There are several reasons why 3D televisions failed, and one of them was the lack of 3D content. Well, there’s a new 3D “holographic display” in town — the Looking Glass — and the company behind it is following quite a different strategy. Instead of delivering content-less hardware to consumers, the Looking Glass is designed by and for 3D creators.
Looking Glass Factory is a Brooklyn-based company founded in 2013 that has been tinkering with hologram technology for the past five years. It has produced and sold several products since, including L3D cubes, the Looking Glass Volume, and the HoloPlayer One, but it’s clear everything has been leading up to the new Looking Glass.
The Looking Glass is a heavy, glass box that’s available in 8-inch and 15-inch sizes. It can display 3D holographic content — which looks like it’s floating in air — and you don’t need any kind of headset for it to work. It’s meant to sit on a desk because it needs to be connected to a relatively powerful PC or laptop.
We had a chance to check it out, and we can easily confirm the Looking Glass produces the most lifelike 3D content we’ve ever seen. Animations ported into the Looking Glass — which is easy to do since the platform supports Unity — are fluid, and they look sharp from various angles. You can also interact with the holographic interface, as the Looking Glass supports a variety of peripherals such as the Leap Motion Controller, and even the Nintendo Switch Joy-Con controllers. We tossed around an animated dancing figure with just our hands thanks to the hand-tracking Leap Motion controller, and we also lit up a scene of a frog with our finger acting as a torch.
The idea is to get the Looking Glass into the hands of 3D creators around the world. These creators can then see what their creations look like through this holographic display, which can even help influence the design process. For example, pulling a 3D model into the Looking Glass and then casting artificial light to it can help animators see exactly where the shadows land quickly.
This will eventually lead to creators populating a 3D App Library, which currently houses dozens of apps from Looking Glass Factory. Once there’s plenty of content, co-founder and CEO Shawn Frayne told Digital Trends consumers will follow — they’ll want the Looking Glass in their homes.
“It’s one of our theories that a few years from now in people’s homes, they do have several Looking Glasses in each of their rooms that has an Alexa or some other voice A.I. running with it,” Frayne said. “There’s a virtual character that speaks with the voice of Alexa, and then she or he will bring up anything you ask for. In that sense, it would start to become a centerpiece of media and communication and creation in the home.”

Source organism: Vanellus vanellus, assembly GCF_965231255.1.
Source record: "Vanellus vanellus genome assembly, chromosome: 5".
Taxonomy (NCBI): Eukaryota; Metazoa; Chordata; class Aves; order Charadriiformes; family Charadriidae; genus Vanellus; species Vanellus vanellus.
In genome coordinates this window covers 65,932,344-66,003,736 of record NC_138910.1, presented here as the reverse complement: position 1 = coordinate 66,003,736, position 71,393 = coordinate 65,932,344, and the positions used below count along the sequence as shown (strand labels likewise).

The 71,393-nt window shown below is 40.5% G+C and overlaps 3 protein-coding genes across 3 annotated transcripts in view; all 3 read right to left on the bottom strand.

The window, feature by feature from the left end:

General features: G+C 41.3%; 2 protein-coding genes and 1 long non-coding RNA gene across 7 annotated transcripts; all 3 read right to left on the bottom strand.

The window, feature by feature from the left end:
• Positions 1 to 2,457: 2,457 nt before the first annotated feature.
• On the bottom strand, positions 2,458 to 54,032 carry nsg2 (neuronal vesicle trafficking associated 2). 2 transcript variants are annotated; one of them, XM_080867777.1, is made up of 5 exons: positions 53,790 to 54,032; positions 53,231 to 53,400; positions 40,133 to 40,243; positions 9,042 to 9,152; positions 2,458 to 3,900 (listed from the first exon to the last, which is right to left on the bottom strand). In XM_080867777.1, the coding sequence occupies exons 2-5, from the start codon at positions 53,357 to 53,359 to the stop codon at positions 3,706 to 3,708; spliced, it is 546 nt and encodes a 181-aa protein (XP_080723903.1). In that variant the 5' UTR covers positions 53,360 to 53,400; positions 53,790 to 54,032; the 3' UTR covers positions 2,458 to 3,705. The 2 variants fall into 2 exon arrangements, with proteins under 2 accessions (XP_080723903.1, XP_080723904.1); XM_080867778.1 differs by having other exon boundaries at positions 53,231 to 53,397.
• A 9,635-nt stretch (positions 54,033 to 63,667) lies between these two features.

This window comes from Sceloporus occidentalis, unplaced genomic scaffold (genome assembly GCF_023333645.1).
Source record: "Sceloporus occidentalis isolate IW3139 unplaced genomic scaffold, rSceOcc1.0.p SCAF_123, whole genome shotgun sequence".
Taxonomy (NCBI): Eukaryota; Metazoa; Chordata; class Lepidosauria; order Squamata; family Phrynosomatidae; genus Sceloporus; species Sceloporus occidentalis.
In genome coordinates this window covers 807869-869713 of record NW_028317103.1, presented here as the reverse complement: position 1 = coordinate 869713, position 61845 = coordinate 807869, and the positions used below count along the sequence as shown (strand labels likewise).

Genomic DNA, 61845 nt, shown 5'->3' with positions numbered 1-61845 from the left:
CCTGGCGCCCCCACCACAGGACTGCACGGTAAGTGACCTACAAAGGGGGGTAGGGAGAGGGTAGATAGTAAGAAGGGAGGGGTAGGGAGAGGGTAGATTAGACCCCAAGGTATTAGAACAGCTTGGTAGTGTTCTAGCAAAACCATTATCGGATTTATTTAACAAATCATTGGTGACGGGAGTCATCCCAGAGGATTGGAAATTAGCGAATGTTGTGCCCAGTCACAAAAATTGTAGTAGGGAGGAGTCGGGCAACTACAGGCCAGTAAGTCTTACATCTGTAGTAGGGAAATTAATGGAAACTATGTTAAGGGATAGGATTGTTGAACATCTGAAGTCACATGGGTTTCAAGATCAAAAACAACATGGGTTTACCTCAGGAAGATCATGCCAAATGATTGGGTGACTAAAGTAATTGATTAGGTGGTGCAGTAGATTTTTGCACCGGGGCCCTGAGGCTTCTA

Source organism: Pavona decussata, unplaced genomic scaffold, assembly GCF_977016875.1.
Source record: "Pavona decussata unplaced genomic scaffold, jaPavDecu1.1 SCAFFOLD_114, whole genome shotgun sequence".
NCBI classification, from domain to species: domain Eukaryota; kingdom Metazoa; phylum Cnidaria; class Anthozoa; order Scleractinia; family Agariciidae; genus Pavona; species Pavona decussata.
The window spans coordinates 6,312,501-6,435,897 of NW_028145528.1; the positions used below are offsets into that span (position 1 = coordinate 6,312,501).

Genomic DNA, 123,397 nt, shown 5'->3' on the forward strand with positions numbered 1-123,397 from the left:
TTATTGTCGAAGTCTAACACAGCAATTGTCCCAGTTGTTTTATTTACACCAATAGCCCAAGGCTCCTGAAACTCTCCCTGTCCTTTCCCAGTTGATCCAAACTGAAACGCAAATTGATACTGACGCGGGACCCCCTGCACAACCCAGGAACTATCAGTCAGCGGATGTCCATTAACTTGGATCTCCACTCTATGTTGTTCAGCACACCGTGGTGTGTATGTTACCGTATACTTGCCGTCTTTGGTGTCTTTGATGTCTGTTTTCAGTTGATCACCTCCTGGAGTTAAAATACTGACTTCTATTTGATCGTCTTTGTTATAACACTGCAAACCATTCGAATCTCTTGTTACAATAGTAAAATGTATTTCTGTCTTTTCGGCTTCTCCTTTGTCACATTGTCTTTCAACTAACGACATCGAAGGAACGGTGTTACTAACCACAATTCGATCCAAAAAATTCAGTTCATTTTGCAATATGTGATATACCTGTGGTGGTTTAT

How it works
The Looking Glass is made up of a combination of light-field and volumetric display technology. The light-field display recreates the rays of light that bounce off the 3D content, which helps you visualize it, and the volumetric display helps create these animated objects in three dimensions. Frayne said the Looking Glass generates 45 views of 3D content, so a group of people can huddle around the device and see the scene without any problems. We didn’t find ourselves feeling any eye strain or nausea after staring at the Looking Glass for quite some time.
With these holographic objects, Frayne believes we will see more data that our brains will prefer over standard 2D screens. For example, looking at map data of Mars through the Looking Glass will provide a better understanding of the terrain than if we simply looked at them on a 2D screen.
“The hope is that at first people get the system because the content feels more alive.”
“The hope is that at first people get the system because the content feels more alive, and then they realize, ‘Oh I can design my characters faster and better in this system,’” Frayne said. “Then it’s this virtuous cycle of the designers creating new media for this system, and then people consuming that and enjoying it and learning from it.”
The Looking Glass starts at $600 for the smaller version, but the price jumps up to $3,000 for the larger model. You’ll be able to nab them for deeply discounted prices through Kickstarter, which is simply where the company is taking its pre-orders. About a 100 units will ship in September, and the rest will follow in December.
It looks like 2018 is shaping up to be the year of holographic displays. RED, the company behind professional video cameras, is working to bring a smartphone with a holographic display later this summer.